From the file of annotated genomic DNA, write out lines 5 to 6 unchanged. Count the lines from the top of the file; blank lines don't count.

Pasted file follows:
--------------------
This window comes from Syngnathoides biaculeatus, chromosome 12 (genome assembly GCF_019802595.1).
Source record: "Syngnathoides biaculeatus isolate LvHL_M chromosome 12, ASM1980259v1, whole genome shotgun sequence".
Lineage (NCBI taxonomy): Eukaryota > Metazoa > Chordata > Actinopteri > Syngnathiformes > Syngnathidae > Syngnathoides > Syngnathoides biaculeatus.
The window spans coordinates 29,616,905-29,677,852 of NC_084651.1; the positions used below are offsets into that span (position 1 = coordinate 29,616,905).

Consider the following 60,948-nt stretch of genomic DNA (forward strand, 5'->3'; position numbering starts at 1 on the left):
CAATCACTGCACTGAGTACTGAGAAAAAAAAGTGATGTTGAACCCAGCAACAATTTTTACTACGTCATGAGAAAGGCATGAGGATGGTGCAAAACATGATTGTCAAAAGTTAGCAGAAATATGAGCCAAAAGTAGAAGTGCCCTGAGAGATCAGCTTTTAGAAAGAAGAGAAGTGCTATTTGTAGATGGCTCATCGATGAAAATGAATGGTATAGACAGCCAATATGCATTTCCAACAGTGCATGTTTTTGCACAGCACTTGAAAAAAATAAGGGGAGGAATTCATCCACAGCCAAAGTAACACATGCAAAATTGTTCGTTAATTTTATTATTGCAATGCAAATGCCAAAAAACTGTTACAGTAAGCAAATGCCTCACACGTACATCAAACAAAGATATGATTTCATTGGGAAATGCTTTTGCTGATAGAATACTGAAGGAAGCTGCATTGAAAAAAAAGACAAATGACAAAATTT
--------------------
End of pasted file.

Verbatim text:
Consider the following 60,948-nt stretch of genomic DNA (forward strand, 5'->3'; position numbering starts at 1 on the left):
CAATCACTGCACTGAGTACTGAGAAAAAAAAGTGATGTTGAACCCAGCAACAATTTTTACTACGTCATGAGAAAGGCATGAGGATGGTGCAAAACATGATTGTCAAAAGTTAGCAGAAATATGAGCCAAAAGTAGAAGTGCCCTGAGAGATCAGCTTTTAGAAAGAAGAGAAGTGCTATTTGTAGATGGCTCATCGATGAAAATGAATGGTATAGACAGCCAATATGCATTTCCAACAGTGCATGTTTTTGCACAGCACTTGAAAAAAATAAGGGGAGGAATTCATCCACAGCCAAAGTAACACATGCAAAATTGTTCGTTAATTTTATTATTGCAATGCAAATGCCAAAAAACTGTTACAGTAAGCAAATGCCTCACACGTACATCAAACAAAGATATGATTTCATTGGGAAATGCTTTTGCTGATAGAATACTGAAGGAAGCTGCATTGAAAAAAAAGACAAATGACAAAATTT